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What My Time at a Prison Taught Me About Human Rights

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Sunday 21st March is Human Right’s Day in South Africa. It’s a very important day that has evolved from a specific day in 1960 but also from a general past where human rights were grossly violated and the effects still live on.

I once spent a stint working in Pollsmoor Prison in Cape town and was astounded by the amount of trauma in the lives of the offenders. It was little wonder that they turned to crime in many instances. Please know that does not mean I am saying it is acceptable, particularly in the case of murder and rape. Yet, when I heard time and again of how their own rights for safety and basic human needs had been violated over and over again it just saddened me as I saw this cycle of violence and human rights violation continue.

Sadly, the prisoners often continued to be treated like vermin and there were times basic rights to safety, warmth and health were not met in the prison. As psychologists my colleagues and I were treated by many of the warders as unnecessary as they did not see why offenders should be shown any form of care.

When we do not experience love and empathy we cannot know it, internalise it and we experience it in relation to others. At the very core of this – the way we were treated or how we experienced life often plays a large role in how we treat ourselves and/or treat others.

Most of us dislike ourselves on some level. We find aspects of ourselves unacceptable or bad because they resulted in being rejected, criticised or unloved or people were afraid of those aspects within us because it triggered them. When we can’t accept ourselves we either hurt ourselves (and this can be by being really hard on ourselves and creating physical burnout and depletion) or we hurt others by projecting those things we don’t like about ourselves outwards on to others.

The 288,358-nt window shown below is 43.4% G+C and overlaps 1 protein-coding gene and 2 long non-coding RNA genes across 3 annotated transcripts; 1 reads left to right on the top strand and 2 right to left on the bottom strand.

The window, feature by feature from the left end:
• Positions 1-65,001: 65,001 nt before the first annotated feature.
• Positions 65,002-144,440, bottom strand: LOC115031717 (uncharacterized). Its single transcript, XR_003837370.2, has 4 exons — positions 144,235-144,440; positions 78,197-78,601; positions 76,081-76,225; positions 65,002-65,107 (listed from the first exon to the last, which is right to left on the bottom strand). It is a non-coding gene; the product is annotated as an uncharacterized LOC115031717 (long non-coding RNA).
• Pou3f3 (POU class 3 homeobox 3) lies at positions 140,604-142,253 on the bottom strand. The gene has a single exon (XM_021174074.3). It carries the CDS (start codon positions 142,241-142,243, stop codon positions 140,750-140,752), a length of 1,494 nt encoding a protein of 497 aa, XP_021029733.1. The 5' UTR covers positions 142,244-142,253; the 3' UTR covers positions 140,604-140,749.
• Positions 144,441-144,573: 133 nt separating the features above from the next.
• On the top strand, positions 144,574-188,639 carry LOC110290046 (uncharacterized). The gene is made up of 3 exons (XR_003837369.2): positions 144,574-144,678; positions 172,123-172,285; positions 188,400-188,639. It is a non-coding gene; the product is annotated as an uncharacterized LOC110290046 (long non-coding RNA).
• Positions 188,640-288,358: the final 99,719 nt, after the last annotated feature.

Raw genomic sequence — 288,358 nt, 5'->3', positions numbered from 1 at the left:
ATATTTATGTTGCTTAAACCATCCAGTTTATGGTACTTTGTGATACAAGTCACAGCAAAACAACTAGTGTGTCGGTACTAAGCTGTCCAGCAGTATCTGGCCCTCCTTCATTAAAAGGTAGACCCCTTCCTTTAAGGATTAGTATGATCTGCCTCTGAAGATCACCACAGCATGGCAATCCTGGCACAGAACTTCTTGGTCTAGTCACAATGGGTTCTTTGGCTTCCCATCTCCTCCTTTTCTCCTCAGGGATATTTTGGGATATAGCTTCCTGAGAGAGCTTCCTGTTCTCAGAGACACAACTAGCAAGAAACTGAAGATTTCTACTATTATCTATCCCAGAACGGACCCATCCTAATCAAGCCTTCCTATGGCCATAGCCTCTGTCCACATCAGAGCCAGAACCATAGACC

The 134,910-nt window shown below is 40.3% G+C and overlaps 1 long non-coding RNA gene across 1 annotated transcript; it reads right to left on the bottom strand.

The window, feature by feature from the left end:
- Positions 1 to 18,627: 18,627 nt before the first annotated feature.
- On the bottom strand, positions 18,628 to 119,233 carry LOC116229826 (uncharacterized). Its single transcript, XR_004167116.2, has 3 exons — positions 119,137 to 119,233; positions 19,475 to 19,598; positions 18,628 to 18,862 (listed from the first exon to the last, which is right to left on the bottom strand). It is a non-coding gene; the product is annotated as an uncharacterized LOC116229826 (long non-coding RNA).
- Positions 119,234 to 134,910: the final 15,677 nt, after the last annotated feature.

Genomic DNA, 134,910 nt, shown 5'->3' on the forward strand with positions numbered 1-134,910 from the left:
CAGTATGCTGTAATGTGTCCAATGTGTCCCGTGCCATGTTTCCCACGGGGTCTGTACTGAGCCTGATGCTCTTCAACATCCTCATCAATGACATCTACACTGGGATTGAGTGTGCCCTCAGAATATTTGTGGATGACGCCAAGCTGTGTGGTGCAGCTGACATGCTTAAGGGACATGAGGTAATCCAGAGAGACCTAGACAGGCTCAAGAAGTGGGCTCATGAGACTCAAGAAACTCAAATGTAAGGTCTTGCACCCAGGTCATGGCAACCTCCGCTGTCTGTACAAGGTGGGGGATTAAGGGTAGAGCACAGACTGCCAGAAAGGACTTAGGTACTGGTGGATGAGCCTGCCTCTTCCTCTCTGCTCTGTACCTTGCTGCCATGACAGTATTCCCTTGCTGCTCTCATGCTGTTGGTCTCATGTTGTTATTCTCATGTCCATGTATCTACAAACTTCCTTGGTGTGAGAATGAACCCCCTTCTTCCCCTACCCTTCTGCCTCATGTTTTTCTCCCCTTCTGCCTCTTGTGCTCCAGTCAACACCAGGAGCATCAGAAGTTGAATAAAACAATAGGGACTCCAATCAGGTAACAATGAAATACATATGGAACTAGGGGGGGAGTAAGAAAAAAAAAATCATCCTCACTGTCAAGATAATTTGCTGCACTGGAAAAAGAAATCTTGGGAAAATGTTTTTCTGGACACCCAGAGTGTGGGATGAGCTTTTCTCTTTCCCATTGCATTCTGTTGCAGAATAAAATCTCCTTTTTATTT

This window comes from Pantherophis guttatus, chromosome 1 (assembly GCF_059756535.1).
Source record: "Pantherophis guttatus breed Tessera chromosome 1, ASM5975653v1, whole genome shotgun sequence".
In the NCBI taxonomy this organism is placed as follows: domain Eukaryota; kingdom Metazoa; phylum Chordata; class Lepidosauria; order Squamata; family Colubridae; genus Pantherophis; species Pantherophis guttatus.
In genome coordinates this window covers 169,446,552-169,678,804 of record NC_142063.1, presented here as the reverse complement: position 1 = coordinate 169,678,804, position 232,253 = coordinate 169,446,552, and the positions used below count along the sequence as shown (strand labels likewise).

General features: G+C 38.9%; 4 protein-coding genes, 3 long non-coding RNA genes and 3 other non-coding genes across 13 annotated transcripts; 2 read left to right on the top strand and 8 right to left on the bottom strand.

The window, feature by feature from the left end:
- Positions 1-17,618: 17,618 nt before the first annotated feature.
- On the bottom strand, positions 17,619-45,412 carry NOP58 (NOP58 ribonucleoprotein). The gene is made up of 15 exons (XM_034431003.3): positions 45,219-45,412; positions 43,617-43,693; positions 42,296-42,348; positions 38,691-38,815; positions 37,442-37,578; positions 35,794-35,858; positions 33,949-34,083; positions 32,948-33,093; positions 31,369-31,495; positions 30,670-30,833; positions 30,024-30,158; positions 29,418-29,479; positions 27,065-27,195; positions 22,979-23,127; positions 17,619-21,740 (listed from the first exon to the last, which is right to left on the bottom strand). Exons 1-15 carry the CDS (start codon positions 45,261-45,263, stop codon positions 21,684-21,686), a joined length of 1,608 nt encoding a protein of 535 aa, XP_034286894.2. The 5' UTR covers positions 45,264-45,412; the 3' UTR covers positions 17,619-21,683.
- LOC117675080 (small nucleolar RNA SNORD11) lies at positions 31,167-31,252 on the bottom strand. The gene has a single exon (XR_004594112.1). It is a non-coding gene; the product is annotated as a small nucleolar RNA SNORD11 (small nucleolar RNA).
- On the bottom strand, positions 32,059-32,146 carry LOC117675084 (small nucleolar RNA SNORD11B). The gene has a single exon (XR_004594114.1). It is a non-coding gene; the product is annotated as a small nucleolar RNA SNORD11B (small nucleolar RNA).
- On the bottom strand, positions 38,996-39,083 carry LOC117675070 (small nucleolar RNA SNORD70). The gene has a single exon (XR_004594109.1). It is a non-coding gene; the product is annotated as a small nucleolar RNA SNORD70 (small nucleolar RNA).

The most powerful way to grow empathy and then to share this with the self and with others is to start with understanding of and compassion for the self – for ALL aspects of the self. If this is difficult then please consider reaching out for some support to work with someone who can mirror back to you the beauty of your soul which you are unable to find. Because we are all divine beings born pure, full of love, with a passion and trust for life and these qualities are still alive within each of us today. Sometimes we just need some help to meet ourselves fully and to have compassion for who we are.

Imagine we all embarked on this journey?
Imagine how much more compassion and empathy we’d all show ourselves and, in turn, others?

This is possible and when your life and health feels like it is falling apart this is often a prod from your soul that it is time to start this journey to wholeness and well being.

Go gently and be kind to yourself.

 

As always, I’d love to hear your thoughts and questions on this post.

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